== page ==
Zimbabweis a memberofthe Eastern and Southern Africa Anti Money Laundering Group (ESAAMLG), which is one of the eight FATF-Style RegionalBodies.ESAAMLG was formed in 1999, with Zimbabwe as one of the founding members.Zimbabwe implementsAML/CFT measures as set out in the FATF Forty Recommendations,andis engaged in efforts to continuously strengthens itsAML/CFT systems.In June 2015, Zimbabwe became only the third country in Africa (after Namibia and Malawi), to complete a Money Laundering and Terrorist FinancingNational Risk Assessment, a mandatory requirement under the FATFForty Recommendationssince 2012.
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Implementation of AML/CFT and Anti-Human Trafficking Measures in Zimbabwe
In line with FATF Recommendation 29 which requires every country to have a Financial Intelligence Unit (FIU), Zimbabwe established its FIU in 2004, as a Unit within the central bank, making it one of the first FIUs in the region.The FIU is responsible for AML/CFT co-ordination in the country andwas responsible for successfully coordinatingtheNationalRisk Assessmentexercise from July 2014 to June 2015.The FIU has overall responsibility for AML/CFT supervision of financial institutions and Designated Non Financial Businesses and Professions (Casinos included), working in close co-operation with the respective sector regulators.In Zimbabwe, financial institutions have a good understandingof,and implement AML/CFT requirements.There is now shift of focusin order to alsomakeDNFBPs understandand implement theirAML/CFT obligations.Progress has been made but a lot of work is still needed.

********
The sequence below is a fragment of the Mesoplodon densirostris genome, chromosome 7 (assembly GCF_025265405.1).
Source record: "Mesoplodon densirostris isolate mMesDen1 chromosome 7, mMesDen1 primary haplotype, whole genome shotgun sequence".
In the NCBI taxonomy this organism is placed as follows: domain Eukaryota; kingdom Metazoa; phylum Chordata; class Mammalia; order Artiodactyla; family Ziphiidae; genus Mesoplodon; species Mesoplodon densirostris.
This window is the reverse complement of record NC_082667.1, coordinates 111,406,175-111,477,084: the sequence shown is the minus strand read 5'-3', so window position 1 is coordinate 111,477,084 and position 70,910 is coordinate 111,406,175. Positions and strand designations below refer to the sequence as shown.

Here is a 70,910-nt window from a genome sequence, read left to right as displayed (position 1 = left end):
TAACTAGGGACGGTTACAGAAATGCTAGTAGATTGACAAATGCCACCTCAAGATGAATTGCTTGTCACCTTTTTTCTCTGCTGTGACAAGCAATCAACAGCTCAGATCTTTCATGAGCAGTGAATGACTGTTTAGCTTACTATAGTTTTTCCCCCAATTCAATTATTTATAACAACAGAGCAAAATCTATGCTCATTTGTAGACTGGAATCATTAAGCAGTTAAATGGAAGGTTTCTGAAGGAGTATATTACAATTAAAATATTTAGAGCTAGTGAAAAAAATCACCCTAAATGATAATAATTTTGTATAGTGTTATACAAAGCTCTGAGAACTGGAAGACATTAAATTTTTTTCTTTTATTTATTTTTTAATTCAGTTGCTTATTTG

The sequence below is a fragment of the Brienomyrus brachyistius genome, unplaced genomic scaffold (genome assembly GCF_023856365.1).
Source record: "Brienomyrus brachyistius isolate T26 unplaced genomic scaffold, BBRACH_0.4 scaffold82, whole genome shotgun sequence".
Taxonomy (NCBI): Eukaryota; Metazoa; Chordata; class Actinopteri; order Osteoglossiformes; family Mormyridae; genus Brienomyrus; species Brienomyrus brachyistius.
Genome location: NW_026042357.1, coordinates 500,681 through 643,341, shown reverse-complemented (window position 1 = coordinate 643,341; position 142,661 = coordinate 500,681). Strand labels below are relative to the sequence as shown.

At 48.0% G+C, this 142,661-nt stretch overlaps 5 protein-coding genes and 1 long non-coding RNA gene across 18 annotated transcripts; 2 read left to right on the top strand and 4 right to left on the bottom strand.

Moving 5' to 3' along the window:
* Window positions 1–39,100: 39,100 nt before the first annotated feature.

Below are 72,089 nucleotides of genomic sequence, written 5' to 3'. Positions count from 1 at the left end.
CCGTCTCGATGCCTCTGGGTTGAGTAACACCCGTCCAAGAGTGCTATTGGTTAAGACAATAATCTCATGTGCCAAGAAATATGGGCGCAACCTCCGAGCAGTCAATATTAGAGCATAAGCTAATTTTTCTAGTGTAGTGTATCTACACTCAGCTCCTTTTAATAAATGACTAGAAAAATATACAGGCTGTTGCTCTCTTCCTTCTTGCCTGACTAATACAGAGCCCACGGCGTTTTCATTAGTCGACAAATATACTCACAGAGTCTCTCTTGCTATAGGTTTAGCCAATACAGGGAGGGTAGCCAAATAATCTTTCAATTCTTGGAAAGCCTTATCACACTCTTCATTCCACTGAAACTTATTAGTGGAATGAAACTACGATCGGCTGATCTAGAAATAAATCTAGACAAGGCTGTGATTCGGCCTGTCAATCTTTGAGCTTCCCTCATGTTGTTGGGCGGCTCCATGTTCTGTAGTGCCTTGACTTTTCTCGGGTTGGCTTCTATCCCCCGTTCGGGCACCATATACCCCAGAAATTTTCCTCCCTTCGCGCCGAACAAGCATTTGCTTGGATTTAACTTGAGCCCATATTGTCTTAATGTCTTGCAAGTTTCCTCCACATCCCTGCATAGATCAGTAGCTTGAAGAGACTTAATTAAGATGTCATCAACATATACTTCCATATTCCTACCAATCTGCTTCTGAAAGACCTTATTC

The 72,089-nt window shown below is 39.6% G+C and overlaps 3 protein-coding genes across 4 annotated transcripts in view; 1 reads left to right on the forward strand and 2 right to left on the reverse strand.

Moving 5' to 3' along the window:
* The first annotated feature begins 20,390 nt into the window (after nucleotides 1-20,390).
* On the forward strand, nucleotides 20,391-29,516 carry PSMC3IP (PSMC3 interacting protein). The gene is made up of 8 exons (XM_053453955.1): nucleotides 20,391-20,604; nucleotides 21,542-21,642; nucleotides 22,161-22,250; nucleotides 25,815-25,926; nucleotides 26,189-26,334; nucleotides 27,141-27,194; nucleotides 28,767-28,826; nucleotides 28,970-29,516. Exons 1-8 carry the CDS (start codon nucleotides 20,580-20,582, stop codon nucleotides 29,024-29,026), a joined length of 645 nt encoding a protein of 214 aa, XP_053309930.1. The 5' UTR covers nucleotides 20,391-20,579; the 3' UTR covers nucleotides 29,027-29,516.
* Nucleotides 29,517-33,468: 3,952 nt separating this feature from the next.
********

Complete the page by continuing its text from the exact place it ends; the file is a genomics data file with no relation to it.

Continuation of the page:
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Implementation of AML/CFT and Anti-Human Trafficking Measures in Zimbabwe
As is the case with all countries in the region, capacity and resource constraints continue to hamperprogress in AML/CFT implementation.Public institutionstakeholders, including police, the FIU, financial and DNFBP sectorregulators have to undertake their tasks with scant resources.Zimbabwe recently underwent assessment under the ESAAMLG Second Round of Mutual Evaluation process.Theassessment report is expected to be finalized and adopted when Zimbabwe hosts the next ESAAMLG 16thCouncil of Ministers and 32ndTask Force of Senior Officials meetings(Victoria Falls: 28August to 3 September 2016).
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Implementation of AML/CFT and Anti-Human Trafficking Measures in Zimbabwe
In 2013, Zimbabwe undertook a comprehensive review of its AML/CFT legislation to address deficiencies that were listedwhen the country was assessed in 2006 under the ESAAMLG FirstRound of Mutual Evaluation.Because of the recent nature of the legislative review, Zimbabwe’s AML/CFT legal framework is now one of the most up-to-date in the region.Zimbabwe has now also ratified and domesticated relevant international instruments relating to human trafficking, culminating in the passage of the Trafficking in Persons Act on 2014.
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Implementation of AML/CFT and Anti-Human Trafficking Measures in Zimbabwe
In line with the provisions of the Act, Zimbabwe has put in place a Trafficking in Persons Inter Ministerial Committee, to coordinate the national efforts to combat trafficking in persons.The Committee, under the chairmanship of the Ministry of Home Affairs, is made up of various state institutions identified as having a key role in human matters, including the Zimbabwe Republic Police, National Prosecuting Authority, Financial Intelligence Unit, Ministry of Heath, Department of Social Welfare, among others.The Committee recently came up with a Trafficking in Persons National Plan of actionIn February 2015, Zimbabwe was removed from the FATF’s list of countries that are identified as having strategic AML/CFT deficiencies, having been listed in 2011
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Implementation of AML/CFT and Anti-Human Trafficking Measures in Zimbabwe
In recognition of the efforts made by Zimbabwe in strengthening its AML/CFT framework, consistent with the Forty Recommendations, the FATF took a decision in February2015,to remove Zimbabwe fromthe FATF’s list of countries that are identified as having strategic AML/CFTdeficiencies.The country had been put on the list in October 2010.
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END OF PRESENTATION
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12TH GAMING REGULATORS AFRICA FORUM